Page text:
Any follow-up information on your issue would be appreciated. Please have the courtesy to report back.

  9. #9
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    Re: Multiple servers on a IP class from my ISP

    If you have never tackled something like this before, I suggest you ask the ISP for help. I'm surprised they aren't providing you with a router as part of the service package.

    Otherwise you could use an Ethernet switch to interconnect the Internet-facing machines, and use one of the Linux machines as a NAT router for any clients you might have. In this case, you'd have at least the Ethernet line from the ISP going into the switch, along with the public-facing ports of any servers. All these machines should use the gateway address your ISP provides. If you equip one of these machines with a second Ethernet card, you can create a private network behind that machine and have it act as a masquerading router.

    But again, unless you have some experience with networking, get help from the ISP. They can probably ship you a pre-configured router that you just need to drop into your network.

    You'll also need to think about how to firewall this configuration. The public-facing machines, in particular, should only have ports open for the services they offer.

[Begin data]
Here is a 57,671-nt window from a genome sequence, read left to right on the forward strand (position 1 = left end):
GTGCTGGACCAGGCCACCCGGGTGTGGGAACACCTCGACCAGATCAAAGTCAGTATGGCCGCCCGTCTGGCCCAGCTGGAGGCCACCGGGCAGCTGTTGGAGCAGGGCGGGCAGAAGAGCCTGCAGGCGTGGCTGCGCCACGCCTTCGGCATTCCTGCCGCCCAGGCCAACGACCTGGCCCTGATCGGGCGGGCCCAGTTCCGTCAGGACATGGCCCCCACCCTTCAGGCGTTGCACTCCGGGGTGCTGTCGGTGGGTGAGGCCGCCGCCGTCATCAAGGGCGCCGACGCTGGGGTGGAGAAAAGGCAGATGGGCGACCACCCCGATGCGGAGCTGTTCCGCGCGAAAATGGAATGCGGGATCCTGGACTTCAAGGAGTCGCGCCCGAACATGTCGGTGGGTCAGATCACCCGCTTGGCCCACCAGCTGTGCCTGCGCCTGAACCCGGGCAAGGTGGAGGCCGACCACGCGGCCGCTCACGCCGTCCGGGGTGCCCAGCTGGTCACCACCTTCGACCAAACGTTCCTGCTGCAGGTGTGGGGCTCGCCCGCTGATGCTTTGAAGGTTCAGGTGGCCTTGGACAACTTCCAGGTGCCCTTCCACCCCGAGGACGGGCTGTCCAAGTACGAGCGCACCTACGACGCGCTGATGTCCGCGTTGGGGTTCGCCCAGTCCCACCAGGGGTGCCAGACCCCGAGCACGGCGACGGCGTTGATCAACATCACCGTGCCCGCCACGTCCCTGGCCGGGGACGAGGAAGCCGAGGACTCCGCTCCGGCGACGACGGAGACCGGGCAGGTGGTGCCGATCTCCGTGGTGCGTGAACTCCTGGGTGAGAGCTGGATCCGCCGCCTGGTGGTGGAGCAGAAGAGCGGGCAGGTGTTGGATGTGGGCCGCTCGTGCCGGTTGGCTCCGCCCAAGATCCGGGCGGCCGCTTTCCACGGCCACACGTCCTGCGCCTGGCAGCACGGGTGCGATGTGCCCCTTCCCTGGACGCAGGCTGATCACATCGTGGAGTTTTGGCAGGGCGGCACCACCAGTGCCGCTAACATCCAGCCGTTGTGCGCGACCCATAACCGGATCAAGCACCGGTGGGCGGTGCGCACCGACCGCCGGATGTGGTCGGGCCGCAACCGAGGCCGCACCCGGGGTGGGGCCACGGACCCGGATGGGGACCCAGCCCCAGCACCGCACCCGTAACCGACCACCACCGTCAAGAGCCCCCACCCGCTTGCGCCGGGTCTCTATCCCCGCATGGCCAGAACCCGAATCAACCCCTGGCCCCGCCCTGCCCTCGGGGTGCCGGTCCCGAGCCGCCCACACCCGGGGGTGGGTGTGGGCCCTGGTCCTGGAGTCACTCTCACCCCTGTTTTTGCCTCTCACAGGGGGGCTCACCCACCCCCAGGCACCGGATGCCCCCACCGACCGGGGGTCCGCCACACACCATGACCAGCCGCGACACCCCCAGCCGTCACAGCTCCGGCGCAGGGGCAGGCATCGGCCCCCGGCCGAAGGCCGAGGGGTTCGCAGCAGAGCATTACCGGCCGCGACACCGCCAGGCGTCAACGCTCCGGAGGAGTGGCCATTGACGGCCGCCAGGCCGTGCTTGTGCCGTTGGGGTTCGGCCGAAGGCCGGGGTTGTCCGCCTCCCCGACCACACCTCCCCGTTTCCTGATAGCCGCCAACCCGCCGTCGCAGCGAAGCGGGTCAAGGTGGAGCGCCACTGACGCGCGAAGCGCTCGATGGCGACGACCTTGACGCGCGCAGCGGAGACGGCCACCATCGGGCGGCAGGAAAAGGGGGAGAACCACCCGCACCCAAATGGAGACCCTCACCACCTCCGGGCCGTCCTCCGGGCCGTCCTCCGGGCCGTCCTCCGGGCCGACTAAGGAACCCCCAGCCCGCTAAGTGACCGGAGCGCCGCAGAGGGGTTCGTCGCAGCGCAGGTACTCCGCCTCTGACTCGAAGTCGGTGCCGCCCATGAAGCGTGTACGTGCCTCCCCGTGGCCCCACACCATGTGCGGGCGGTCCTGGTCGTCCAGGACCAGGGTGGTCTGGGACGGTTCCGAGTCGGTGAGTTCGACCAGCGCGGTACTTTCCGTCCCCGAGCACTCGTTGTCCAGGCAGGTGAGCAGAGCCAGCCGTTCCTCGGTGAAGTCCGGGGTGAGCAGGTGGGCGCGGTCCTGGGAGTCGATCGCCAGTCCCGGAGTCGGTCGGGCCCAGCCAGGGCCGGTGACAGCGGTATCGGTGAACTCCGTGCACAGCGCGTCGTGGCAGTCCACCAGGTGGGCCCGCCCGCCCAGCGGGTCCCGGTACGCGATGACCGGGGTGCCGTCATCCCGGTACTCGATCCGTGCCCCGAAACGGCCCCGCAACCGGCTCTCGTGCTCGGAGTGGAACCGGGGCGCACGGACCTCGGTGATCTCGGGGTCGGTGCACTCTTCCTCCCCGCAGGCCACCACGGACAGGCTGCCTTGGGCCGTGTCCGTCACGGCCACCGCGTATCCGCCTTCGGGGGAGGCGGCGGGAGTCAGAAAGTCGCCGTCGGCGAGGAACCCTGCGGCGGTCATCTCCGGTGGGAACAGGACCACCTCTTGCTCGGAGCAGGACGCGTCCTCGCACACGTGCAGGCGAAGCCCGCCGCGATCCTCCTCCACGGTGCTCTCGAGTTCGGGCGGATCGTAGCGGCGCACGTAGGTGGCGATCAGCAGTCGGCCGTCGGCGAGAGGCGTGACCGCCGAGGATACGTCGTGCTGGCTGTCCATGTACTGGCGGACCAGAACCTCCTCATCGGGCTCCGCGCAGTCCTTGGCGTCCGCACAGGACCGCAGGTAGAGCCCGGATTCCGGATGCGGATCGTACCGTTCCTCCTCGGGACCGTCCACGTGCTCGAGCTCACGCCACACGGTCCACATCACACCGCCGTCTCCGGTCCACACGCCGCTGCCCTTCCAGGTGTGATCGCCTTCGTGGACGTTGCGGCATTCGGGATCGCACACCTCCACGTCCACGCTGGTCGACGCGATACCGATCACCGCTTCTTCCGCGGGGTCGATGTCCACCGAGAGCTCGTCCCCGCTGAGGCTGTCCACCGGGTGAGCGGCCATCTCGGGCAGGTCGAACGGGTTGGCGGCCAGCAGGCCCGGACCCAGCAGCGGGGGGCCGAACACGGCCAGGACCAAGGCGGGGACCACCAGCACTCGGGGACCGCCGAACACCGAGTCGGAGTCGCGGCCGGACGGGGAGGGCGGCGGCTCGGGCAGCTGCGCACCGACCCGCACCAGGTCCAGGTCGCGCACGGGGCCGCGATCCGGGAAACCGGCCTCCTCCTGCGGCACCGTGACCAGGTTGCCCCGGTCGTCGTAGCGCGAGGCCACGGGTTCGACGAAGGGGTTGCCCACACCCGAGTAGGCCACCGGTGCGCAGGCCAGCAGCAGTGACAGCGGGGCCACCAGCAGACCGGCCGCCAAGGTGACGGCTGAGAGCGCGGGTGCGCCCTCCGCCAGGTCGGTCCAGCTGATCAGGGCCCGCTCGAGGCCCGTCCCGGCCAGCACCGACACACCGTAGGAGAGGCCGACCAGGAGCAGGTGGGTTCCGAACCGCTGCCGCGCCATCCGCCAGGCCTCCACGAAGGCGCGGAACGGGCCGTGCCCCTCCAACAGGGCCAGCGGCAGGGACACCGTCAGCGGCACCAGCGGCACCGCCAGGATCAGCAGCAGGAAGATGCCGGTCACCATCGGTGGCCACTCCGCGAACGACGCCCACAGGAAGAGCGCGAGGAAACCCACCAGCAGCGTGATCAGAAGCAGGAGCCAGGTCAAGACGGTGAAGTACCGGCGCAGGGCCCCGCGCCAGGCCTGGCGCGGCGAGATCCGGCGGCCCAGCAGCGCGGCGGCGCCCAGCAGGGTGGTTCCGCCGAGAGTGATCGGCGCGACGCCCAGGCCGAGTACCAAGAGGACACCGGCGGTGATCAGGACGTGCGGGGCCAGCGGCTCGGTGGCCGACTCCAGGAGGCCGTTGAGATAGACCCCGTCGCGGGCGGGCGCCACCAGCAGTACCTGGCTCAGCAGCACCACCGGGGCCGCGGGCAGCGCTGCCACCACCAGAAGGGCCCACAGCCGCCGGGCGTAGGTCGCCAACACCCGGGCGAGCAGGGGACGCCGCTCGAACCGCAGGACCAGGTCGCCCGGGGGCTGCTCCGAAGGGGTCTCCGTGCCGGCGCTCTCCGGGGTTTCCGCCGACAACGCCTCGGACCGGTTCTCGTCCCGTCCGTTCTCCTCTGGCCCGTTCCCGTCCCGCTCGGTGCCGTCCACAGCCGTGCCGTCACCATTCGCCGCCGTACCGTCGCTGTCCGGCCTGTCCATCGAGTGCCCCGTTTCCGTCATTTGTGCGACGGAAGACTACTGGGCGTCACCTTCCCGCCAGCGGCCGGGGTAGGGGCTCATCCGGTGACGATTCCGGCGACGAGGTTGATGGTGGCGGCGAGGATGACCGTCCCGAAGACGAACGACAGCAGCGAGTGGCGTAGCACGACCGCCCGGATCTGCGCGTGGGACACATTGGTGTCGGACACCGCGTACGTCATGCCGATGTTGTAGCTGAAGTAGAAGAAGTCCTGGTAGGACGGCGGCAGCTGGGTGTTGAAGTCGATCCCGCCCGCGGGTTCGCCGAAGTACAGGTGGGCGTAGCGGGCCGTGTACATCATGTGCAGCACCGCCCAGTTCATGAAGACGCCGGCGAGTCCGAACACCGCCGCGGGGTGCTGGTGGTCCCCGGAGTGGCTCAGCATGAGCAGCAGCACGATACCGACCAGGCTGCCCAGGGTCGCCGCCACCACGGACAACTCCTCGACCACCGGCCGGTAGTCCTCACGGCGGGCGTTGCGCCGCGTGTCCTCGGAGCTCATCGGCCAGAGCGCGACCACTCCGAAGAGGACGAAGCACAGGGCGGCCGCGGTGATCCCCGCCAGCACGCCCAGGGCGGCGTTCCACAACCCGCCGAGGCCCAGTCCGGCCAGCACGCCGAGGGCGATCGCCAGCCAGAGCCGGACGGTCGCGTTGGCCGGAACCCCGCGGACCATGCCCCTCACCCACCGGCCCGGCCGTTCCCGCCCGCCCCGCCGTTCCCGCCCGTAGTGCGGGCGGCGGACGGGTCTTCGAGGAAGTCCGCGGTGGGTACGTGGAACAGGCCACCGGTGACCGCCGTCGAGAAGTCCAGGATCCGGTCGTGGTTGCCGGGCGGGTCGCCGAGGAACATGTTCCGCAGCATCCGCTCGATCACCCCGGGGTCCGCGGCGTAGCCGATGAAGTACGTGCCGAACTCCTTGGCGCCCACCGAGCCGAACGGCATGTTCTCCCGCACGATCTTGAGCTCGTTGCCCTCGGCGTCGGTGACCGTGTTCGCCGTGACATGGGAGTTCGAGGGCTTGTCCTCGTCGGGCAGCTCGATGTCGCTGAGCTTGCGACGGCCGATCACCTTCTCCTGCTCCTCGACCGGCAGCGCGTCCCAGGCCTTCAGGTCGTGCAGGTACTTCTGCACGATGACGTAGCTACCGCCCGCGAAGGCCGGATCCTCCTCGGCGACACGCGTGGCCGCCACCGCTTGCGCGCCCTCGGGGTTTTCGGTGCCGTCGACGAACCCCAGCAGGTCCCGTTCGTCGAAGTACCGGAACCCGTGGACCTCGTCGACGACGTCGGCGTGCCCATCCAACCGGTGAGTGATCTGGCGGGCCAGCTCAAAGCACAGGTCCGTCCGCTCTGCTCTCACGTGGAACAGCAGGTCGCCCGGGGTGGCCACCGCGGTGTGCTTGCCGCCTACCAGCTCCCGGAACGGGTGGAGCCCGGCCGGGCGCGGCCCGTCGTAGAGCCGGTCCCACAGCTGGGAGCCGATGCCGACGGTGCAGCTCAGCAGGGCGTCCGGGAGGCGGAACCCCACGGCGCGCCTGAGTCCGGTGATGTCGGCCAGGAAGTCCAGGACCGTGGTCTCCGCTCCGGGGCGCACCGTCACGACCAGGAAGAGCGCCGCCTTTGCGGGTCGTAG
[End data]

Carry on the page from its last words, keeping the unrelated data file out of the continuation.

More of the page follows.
If you ask for help, please have the courtesy to check for responses and thank the people who helped you.

    Blog · Linode System Administration Guides · Android Apps for Ubuntu Users

  10. #10
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    Re: Multiple servers on a IP class from my ISP

    Quote Originally Posted by Doug S View Post
    In my opinion, a switch could be used and a router is not needed.
    I have two static IP addresses (although my ISP still makes me use DHCP to fetch and lease those static IP addresses), and I use a switch between my DSL modem and whatever I have at static IP address 1 and static IP address 2.
    I would assume that if the ISP assigned me "a block of IP addresses" in the form of a subnet that I would control those IP addresses (in the inside of my LAN) The ISP then would only have control of the WAN side interface.

    What you are describing is more like a block of IP addresses in a larger network that the ISP controls. This sounds like how the cable companies in the USA handle it. In that case a simple switch would work. I have my doubts about this solution as the OP did not describe it as so.

    We shall see.
    -BAB1